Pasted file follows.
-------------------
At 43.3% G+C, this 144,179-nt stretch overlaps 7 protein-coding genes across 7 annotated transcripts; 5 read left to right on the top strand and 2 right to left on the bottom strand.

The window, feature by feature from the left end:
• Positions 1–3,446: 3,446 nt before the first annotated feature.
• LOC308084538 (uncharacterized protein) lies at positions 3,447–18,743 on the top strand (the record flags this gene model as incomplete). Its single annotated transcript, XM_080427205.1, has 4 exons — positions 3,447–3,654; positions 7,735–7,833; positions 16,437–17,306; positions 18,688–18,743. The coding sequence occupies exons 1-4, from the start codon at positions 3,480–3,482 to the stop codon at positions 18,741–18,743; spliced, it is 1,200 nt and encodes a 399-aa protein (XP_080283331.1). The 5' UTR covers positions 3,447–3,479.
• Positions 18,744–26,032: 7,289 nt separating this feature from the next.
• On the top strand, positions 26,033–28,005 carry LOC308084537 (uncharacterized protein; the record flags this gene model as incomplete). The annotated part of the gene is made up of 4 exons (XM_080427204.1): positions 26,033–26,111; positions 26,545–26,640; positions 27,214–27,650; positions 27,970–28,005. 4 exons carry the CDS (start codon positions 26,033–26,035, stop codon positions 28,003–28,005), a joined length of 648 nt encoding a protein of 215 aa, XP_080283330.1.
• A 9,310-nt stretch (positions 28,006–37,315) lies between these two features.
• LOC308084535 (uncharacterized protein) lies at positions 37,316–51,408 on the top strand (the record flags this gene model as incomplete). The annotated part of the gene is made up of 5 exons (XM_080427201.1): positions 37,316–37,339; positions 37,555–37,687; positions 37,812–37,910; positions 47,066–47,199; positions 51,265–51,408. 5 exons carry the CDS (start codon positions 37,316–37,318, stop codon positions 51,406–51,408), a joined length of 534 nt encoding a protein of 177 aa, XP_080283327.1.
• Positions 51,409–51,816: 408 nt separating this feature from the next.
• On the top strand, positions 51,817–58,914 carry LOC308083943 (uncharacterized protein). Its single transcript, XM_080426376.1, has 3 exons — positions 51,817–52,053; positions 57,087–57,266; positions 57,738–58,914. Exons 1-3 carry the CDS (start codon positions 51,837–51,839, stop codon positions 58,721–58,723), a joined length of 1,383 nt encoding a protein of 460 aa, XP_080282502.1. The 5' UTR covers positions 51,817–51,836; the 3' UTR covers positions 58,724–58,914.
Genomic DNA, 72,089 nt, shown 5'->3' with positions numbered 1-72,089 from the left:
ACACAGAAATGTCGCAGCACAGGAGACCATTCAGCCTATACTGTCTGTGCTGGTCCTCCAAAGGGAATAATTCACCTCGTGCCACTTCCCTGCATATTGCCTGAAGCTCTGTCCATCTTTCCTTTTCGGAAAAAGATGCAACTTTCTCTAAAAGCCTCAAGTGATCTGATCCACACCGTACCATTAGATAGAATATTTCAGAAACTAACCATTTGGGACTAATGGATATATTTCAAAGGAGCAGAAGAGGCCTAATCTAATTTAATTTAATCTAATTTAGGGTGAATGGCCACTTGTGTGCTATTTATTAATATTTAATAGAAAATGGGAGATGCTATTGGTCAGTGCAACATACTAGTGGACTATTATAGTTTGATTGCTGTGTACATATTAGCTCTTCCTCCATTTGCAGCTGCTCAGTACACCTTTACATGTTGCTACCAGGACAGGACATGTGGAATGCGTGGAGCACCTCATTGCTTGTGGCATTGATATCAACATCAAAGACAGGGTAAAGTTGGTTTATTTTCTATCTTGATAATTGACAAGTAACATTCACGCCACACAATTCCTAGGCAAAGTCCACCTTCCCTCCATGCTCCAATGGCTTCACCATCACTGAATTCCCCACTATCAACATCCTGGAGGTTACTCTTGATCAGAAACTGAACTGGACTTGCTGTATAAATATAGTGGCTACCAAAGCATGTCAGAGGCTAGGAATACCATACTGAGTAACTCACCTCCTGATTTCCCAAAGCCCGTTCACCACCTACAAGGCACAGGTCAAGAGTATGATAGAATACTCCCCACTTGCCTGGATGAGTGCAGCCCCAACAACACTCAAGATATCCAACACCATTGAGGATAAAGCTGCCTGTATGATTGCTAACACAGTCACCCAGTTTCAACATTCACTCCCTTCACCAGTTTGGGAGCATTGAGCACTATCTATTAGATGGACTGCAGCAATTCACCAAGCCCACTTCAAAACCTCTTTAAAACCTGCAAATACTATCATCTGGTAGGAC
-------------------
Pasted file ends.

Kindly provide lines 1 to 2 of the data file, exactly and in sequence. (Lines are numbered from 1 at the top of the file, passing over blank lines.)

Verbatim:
At 43.3% G+C, this 144,179-nt stretch overlaps 7 protein-coding genes across 7 annotated transcripts; 5 read left to right on the top strand and 2 right to left on the bottom strand.

The window, feature by feature from the left end: